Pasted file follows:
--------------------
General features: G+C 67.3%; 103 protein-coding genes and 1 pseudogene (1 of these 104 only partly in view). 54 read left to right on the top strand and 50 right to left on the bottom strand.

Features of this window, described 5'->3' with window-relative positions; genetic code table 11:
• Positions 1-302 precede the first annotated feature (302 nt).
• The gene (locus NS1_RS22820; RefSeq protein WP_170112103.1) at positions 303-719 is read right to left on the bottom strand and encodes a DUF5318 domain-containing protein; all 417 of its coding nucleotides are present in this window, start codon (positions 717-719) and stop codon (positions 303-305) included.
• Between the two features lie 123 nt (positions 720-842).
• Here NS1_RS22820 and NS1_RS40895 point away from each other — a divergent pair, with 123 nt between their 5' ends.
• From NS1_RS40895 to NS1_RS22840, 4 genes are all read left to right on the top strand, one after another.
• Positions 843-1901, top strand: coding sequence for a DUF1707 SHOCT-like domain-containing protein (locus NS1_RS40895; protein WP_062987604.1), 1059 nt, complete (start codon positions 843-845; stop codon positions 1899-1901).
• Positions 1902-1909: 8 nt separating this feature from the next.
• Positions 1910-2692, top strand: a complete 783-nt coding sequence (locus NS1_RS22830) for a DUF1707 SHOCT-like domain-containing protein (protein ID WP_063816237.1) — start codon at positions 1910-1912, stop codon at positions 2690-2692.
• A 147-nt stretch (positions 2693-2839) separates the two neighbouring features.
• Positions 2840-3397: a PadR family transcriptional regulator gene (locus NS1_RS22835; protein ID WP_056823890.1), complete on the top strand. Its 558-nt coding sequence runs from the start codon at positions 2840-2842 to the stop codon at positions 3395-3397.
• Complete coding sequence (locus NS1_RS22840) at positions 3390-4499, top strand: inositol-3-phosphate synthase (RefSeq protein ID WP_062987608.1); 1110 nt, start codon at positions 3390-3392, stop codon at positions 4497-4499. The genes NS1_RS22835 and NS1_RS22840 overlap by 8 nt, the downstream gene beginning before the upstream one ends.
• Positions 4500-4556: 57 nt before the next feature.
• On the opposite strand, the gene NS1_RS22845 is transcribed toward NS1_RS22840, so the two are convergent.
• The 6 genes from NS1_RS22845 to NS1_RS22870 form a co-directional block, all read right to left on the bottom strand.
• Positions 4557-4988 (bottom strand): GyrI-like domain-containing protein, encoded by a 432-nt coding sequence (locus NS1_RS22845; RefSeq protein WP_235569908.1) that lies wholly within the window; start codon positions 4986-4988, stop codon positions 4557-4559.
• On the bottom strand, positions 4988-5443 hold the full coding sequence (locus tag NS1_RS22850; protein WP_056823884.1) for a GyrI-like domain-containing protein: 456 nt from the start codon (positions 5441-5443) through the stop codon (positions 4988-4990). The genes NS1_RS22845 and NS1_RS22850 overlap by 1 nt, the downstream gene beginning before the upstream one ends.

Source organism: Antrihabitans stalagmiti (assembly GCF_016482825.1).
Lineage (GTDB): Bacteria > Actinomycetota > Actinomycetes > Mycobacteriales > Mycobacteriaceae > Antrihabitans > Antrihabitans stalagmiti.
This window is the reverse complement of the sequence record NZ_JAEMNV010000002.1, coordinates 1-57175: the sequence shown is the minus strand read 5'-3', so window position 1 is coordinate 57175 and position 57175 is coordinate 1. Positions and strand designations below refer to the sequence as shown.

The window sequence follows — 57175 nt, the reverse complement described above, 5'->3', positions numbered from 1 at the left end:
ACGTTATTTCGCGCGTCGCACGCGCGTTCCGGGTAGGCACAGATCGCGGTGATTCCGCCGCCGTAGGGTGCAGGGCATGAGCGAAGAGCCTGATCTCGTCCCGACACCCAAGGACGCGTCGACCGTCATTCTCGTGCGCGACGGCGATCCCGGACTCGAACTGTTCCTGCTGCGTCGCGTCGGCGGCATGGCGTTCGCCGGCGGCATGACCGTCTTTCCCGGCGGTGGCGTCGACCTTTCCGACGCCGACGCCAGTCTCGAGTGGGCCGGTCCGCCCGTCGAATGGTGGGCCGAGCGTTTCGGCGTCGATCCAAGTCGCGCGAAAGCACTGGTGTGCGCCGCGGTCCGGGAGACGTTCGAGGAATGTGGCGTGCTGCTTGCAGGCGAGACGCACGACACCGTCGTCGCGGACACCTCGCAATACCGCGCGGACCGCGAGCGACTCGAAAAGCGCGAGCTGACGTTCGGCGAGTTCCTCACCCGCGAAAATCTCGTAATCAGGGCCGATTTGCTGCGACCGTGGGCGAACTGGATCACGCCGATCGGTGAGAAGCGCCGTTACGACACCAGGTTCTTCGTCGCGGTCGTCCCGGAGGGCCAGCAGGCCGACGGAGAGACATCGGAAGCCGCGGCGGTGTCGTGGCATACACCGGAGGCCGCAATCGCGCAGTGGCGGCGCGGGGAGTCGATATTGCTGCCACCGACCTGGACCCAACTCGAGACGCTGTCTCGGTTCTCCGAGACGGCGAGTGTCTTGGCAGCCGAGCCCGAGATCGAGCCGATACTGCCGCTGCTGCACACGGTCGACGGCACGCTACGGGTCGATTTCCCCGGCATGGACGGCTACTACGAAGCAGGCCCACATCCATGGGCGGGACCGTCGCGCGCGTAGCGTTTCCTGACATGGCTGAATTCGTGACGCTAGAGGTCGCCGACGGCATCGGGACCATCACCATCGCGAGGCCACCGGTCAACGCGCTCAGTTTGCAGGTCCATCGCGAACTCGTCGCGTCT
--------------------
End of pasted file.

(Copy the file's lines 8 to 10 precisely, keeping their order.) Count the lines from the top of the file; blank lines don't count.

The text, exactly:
• Positions 843-1901, top strand: coding sequence for a DUF1707 SHOCT-like domain-containing protein (locus NS1_RS40895; protein WP_062987604.1), 1059 nt, complete (start codon positions 843-845; stop codon positions 1899-1901).
• Positions 1902-1909: 8 nt separating this feature from the next.
• Positions 1910-2692, top strand: a complete 783-nt coding sequence (locus NS1_RS22830) for a DUF1707 SHOCT-like domain-containing protein (protein ID WP_063816237.1) — start codon at positions 1910-1912, stop codon at positions 2690-2692.